TOPICS > World

News Wrap: Violent Weather Eases in Midwest After More Powerful Storms

May 26, 2011 at 12:00 AM EST
LISTEN SEE PODCASTS

TRANSCRIPT

HARI SREENIVASAN: The violent weather assault on the Midwest finally eased today, but only after another long night. Powerful storms did extensive damage in several states late Wednesday.

At daybreak, people near Bloomington, Ind., picked through the wreckage of trailer homes either ripped apart or blown over.

And 25 miles to the south, near the town of Bedford:

MAN: I was sitting here, and it actually lifted me up from the tub. Honest to God’s truth, it probably took me up that high. And my body was shaking. It felt like it was going to suck me out of the house. Scared me to death.

HARI SREENIVASAN: The tornado ripped off walls and roofs and left yards littered with household appliances and utility poles.

Hail the size of golf balls did even more damage, and some walls still standing were riddled with holes. More tornadoes ripped through Missouri as well. One storm at least a half-mile-wide ravaged trees, smashed homes and crumpled a trailer park.

MAN: One of our trailers, I guess, is up at the truck stop, what somebody is telling us.

HARI SREENIVASAN: Meanwhile, in Joplin, Mo., some people were pulling up stakes four days after the deadliest single tornado on record.

WOMAN: I don’t know where we’re going. My daughter says she is ready to leave, too. I have been to hell and back, and I don’t want to go back.

HARI SREENIVASAN: At least 125 people were killed in Joplin, but authorities lowered the tally of missing today from 1,500 down to 232.

ANDREA SPILLARS, Missouri Department of Public Safety: We need people to call in and help us locate those individuals. So, that 232 are reports that are made by family members. And our goal is to get that to zero.

HARI SREENIVASAN: Elsewhere, new images showed the fierce power of Tuesday’s storms in Oklahoma. A news helicopter captured a twister that chased down, then ripped apart a tractor-trailer on an interstate near Shawnee. The driver, miraculously, escaped with minor injuries.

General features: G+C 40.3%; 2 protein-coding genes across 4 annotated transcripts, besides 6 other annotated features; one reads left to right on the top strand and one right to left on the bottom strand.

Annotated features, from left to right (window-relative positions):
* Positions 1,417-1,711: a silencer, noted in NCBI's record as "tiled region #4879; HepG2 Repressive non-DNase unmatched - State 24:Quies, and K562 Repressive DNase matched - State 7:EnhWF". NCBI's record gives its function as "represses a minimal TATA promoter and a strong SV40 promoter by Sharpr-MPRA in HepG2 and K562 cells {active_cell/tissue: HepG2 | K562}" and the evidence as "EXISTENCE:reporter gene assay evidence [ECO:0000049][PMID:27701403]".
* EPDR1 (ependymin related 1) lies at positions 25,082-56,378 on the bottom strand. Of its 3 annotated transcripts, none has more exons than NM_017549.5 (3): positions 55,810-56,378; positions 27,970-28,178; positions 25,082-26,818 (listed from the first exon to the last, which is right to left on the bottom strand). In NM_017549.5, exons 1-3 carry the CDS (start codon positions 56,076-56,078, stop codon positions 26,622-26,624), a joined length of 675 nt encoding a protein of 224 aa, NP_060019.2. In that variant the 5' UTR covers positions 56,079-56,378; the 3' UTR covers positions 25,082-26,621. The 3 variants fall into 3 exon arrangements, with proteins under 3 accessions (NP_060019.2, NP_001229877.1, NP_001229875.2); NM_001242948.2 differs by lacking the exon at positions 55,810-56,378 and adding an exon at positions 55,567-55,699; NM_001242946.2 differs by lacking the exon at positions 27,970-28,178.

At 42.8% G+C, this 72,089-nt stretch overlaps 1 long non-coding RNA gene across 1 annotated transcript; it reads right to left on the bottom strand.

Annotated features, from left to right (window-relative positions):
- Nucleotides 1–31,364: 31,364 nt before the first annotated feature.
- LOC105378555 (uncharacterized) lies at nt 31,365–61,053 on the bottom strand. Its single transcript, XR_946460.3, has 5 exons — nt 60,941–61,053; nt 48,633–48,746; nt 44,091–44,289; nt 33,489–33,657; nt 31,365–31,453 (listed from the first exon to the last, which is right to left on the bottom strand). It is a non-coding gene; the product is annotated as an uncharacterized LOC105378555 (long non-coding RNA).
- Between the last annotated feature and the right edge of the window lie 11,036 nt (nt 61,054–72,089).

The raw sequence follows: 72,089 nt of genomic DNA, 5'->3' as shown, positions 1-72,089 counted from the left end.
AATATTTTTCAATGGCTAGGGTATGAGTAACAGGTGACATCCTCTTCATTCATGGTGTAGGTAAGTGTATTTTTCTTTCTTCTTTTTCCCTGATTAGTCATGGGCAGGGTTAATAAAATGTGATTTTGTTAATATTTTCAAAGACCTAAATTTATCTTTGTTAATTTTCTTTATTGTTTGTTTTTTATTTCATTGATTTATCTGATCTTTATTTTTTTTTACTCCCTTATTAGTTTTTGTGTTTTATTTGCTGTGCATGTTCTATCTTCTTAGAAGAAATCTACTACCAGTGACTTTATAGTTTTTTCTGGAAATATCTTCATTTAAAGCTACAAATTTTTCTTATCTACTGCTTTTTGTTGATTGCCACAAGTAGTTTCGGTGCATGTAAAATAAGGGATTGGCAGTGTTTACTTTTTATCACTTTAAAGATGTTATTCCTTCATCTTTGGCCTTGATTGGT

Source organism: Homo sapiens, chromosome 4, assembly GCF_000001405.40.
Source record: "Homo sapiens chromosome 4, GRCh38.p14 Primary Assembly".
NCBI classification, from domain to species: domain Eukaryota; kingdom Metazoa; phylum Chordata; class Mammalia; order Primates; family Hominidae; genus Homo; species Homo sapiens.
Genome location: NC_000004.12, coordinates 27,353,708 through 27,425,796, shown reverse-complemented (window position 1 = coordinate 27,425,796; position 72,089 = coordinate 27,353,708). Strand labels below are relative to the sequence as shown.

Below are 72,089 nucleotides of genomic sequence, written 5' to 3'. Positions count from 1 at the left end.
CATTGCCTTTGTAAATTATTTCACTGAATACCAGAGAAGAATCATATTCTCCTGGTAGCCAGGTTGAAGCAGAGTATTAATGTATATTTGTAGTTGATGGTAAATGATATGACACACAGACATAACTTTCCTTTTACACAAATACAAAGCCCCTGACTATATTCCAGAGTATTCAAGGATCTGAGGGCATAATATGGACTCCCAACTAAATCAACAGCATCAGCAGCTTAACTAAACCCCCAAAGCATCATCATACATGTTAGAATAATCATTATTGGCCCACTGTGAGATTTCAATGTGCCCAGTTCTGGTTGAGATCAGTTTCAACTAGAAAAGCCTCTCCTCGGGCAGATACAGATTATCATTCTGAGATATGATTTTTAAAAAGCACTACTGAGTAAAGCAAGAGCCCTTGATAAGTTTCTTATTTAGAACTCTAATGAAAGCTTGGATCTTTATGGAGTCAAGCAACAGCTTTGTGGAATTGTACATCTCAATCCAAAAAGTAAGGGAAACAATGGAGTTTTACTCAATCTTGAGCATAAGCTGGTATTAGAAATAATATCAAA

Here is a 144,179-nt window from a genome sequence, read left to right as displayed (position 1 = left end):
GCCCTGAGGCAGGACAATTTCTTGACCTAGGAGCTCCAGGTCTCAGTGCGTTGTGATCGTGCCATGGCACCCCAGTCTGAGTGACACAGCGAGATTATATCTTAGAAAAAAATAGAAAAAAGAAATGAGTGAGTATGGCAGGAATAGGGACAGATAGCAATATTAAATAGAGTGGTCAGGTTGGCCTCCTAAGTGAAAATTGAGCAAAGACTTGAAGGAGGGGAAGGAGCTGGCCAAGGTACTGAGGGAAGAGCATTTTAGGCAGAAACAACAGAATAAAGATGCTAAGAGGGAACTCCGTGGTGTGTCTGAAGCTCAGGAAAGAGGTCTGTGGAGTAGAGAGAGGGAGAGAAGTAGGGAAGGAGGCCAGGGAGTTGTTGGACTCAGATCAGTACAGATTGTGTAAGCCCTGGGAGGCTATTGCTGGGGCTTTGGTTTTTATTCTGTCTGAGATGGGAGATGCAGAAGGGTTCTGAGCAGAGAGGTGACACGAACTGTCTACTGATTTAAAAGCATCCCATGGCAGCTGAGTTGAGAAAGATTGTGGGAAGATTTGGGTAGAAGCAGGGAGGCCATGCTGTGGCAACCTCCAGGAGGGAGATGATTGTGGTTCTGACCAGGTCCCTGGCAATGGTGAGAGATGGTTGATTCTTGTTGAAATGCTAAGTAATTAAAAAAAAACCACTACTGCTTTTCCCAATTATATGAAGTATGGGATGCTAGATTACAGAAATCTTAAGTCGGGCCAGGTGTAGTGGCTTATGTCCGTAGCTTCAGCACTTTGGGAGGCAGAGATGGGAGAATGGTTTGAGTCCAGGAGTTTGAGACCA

MAN: Closed my eyes, pulled my hands over my face. I felt bouncing around in the cab. And, somehow or another, I’m pretty sure I went out the passenger-side window.

HARI SREENIVASAN: But Oklahoma’s death toll was raised today to 10, after authorities found the body of a 3-year-old boy. His brother had also been killed.

In all, 506 people have been killed in tornadoes across the U.S. this spring, just short of the record set in 1953.

Seven American troops were killed by a roadside bomb in Afghanistan today. An eighth NATO soldier and two Afghan policemen also died. The attack in the Kandahar Province was the worst single Taliban bombing against NATO forces since 2009.

The news came as the U.S. House narrowly refused to speed up the U.S. withdrawal from Afghanistan. The vote was 215-204. The pullout is to begin in July and end by 2014.

In Iraq, thousands of supporters of Shiite Cleric Muqtada al-Sadr rallied in Baghdad against letting U.S. troops stay past the end of this year. The marchers waved flags and stomped across U.S. flags painted on the pavement. Al-Sadr didn’t appear, but the U.S. military estimated 20,000 protesters took part. The remaining 46,000 U.S. troops are due to leave by Dec. 31, but some Iraqi leaders have talked of having them stay longer.